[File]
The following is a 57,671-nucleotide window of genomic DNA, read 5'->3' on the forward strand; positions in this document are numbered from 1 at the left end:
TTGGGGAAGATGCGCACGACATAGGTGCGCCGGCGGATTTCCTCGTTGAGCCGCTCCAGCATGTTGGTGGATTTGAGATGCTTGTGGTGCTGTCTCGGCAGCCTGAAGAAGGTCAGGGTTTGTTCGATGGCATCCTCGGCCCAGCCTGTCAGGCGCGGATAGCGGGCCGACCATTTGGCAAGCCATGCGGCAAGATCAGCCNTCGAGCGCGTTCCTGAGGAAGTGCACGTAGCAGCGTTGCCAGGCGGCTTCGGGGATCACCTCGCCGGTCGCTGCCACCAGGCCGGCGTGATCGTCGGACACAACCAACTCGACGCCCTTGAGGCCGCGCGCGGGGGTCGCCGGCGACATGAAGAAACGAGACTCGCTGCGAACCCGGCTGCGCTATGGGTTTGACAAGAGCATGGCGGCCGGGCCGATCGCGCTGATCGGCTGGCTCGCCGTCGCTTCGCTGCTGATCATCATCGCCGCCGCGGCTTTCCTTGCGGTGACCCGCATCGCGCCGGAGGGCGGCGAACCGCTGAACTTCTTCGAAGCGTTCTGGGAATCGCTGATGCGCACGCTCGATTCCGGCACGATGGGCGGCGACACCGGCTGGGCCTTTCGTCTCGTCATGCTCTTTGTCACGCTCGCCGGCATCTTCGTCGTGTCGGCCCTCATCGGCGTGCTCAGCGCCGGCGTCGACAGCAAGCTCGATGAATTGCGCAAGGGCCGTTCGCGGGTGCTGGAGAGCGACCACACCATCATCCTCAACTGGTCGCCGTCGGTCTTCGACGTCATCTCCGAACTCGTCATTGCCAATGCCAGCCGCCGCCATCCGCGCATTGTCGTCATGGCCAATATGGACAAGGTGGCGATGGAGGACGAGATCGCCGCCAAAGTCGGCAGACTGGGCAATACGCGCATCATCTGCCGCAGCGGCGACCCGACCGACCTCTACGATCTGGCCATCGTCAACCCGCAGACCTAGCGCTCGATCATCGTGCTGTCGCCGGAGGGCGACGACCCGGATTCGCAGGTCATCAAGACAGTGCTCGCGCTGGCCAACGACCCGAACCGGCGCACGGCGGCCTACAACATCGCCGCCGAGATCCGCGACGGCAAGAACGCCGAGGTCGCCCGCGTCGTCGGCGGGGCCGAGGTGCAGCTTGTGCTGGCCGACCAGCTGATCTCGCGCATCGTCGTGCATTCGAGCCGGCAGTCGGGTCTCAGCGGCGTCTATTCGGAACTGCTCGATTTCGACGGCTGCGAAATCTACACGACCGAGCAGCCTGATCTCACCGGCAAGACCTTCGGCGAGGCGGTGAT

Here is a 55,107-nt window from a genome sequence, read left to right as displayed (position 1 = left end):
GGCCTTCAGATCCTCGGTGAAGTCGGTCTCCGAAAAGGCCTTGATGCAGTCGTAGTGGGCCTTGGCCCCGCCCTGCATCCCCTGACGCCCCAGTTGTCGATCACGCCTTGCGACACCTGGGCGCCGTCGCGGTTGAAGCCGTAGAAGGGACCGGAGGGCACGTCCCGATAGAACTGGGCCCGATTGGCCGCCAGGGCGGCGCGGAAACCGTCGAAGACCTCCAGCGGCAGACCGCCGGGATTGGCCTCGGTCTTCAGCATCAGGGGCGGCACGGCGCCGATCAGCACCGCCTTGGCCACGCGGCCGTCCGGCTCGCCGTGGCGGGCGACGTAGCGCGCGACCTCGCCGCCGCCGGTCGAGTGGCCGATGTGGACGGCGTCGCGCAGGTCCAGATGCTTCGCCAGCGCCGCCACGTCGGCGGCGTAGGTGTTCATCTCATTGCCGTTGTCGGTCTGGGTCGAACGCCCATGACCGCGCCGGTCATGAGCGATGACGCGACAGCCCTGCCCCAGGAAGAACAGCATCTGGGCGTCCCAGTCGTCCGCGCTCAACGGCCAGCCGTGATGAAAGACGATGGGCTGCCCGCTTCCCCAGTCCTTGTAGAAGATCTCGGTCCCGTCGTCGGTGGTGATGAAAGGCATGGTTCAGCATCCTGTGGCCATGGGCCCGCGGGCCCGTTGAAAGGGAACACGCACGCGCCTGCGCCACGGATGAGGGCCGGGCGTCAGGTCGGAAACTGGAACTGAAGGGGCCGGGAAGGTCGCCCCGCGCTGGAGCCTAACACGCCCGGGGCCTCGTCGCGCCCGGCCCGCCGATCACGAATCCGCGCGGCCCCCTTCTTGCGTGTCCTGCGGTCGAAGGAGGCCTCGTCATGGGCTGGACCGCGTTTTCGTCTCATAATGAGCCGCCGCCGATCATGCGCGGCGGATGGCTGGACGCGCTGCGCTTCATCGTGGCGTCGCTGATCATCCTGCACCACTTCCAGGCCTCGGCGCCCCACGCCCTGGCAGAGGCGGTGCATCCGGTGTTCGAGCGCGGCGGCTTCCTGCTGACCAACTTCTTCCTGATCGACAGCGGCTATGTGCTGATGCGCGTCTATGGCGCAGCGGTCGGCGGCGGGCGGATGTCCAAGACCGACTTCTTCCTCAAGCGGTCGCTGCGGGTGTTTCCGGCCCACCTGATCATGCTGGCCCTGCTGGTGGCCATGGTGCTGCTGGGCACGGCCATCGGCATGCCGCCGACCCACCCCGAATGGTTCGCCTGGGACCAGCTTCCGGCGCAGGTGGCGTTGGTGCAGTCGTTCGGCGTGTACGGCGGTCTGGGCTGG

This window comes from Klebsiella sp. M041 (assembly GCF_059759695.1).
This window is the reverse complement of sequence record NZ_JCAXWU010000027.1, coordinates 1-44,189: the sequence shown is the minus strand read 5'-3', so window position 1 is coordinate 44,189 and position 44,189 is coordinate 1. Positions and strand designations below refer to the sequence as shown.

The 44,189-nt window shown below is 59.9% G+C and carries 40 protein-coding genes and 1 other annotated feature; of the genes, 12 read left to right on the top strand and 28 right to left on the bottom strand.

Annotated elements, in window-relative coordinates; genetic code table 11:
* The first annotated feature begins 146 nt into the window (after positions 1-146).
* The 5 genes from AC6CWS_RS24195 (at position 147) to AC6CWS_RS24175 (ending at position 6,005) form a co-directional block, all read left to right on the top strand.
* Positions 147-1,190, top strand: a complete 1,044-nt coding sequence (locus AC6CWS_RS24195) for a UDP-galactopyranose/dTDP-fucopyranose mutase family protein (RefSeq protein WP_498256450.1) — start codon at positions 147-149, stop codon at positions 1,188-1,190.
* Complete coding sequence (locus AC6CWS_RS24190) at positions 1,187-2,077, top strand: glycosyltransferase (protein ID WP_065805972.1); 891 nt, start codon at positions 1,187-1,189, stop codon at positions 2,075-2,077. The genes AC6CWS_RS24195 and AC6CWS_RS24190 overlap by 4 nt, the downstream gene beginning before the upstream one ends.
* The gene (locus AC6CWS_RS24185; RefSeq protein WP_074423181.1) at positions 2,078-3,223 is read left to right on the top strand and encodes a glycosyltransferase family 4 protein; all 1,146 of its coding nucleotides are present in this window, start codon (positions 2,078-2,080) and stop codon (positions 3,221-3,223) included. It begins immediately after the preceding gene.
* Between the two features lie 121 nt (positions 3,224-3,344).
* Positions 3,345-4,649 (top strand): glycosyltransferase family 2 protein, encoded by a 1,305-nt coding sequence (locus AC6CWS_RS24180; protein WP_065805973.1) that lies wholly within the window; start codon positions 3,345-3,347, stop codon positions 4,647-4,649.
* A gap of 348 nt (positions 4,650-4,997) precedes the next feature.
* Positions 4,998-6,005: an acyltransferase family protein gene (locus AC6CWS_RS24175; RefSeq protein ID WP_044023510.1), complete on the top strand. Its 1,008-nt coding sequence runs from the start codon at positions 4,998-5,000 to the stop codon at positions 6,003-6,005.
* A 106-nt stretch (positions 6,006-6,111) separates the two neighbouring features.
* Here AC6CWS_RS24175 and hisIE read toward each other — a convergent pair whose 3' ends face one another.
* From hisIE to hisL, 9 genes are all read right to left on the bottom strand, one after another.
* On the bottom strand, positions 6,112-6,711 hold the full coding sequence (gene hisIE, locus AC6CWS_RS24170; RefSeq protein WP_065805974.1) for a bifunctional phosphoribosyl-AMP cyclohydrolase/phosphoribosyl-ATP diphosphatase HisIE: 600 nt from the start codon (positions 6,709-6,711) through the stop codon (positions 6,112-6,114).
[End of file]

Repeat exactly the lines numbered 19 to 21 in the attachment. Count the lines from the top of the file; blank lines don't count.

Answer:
* Here AC6CWS_RS24175 and hisIE read toward each other — a convergent pair whose 3' ends face one another.
* From hisIE to hisL, 9 genes are all read right to left on the bottom strand, one after another.
* On the bottom strand, positions 6,112-6,711 hold the full coding sequence (gene hisIE, locus AC6CWS_RS24170; RefSeq protein WP_065805974.1) for a bifunctional phosphoribosyl-AMP cyclohydrolase/phosphoribosyl-ATP diphosphatase HisIE: 600 nt from the start codon (positions 6,709-6,711) through the stop codon (positions 6,112-6,114).